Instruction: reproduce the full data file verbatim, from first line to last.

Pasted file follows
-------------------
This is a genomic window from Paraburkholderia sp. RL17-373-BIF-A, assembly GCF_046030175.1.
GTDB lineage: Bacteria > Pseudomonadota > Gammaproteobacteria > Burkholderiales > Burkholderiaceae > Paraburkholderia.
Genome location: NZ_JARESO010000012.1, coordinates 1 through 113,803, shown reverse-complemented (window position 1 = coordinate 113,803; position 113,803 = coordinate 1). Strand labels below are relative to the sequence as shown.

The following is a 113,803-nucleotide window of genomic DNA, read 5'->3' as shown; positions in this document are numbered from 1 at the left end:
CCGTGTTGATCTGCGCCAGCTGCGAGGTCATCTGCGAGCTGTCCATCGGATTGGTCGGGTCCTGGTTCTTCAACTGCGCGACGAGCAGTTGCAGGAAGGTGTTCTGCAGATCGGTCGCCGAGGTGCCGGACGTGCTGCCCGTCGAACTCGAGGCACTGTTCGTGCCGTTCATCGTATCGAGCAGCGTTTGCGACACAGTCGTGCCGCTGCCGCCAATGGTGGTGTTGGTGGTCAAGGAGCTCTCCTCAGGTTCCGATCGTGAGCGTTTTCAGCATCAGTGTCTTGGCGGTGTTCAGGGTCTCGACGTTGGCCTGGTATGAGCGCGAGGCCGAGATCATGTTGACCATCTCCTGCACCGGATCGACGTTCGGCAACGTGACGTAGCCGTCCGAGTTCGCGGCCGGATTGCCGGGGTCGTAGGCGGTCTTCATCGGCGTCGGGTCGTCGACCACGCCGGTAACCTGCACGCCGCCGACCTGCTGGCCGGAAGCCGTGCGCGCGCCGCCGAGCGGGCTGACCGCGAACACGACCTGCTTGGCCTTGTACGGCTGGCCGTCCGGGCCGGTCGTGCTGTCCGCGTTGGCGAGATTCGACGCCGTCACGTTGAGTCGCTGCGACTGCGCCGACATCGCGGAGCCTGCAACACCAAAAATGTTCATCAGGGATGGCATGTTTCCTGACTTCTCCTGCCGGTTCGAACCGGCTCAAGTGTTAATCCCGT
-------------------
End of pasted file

This is a genomic window from Paraburkholderia sp. RL17-373-BIF-A, assembly GCF_046030175.1.
GTDB lineage: Bacteria > Pseudomonadota > Gammaproteobacteria > Burkholderiales > Burkholderiaceae > Paraburkholderia.
Genome location: NZ_JARESO010000012.1, coordinates 1 through 113,803, shown reverse-complemented (window position 1 = coordinate 113,803; position 113,803 = coordinate 1). Strand labels below are relative to the sequence as shown.

The following is a 113,803-nucleotide window of genomic DNA, read 5'->3' as shown; positions in this document are numbered from 1 at the left end:
CCGTGTTGATCTGCGCCAGCTGCGAGGTCATCTGCGAGCTGTCCATCGGATTGGTCGGGTCCTGGTTCTTCAACTGCGCGACGAGCAGTTGCAGGAAGGTGTTCTGCAGATCGGTCGCCGAGGTGCCGGACGTGCTGCCCGTCGAACTCGAGGCACTGTTCGTGCCGTTCATCGTATCGAGCAGCGTTTGCGACACAGTCGTGCCGCTGCCGCCAATGGTGGTGTTGGTGGTCAAGGAGCTCTCCTCAGGTTCCGATCGTGAGCGTTTTCAGCATCAGTGTCTTGGCGGTGTTCAGGGTCTCGACGTTGGCCTGGTATGAGCGCGAGGCCGAGATCATGTTGACCATCTCCTGCACCGGATCGACGTTCGGCAACGTGACGTAGCCGTCCGAGTTCGCGGCCGGATTGCCGGGGTCGTAGGCGGTCTTCATCGGCGTCGGGTCGTCGACCACGCCGGTAACCTGCACGCCGCCGACCTGCTGGCCGGAAGCCGTGCGCGCGCCGCCGAGCGGGCTGACCGCGAACACGACCTGCTTGGCCTTGTACGGCTGGCCGTCCGGGCCGGTCGTGCTGTCCGCGTTGGCGAGATTCGACGCCGTCACGTTGAGTCGCTGCGACTGCGCCGACATCGCGGAGCCTGCAACACCAAAAATGTTCATCAGGGATGGCATGTTTCCTGACTTCTCCTGCCGGTTCGAACCGGCTCAAGTGTTAATCCCGT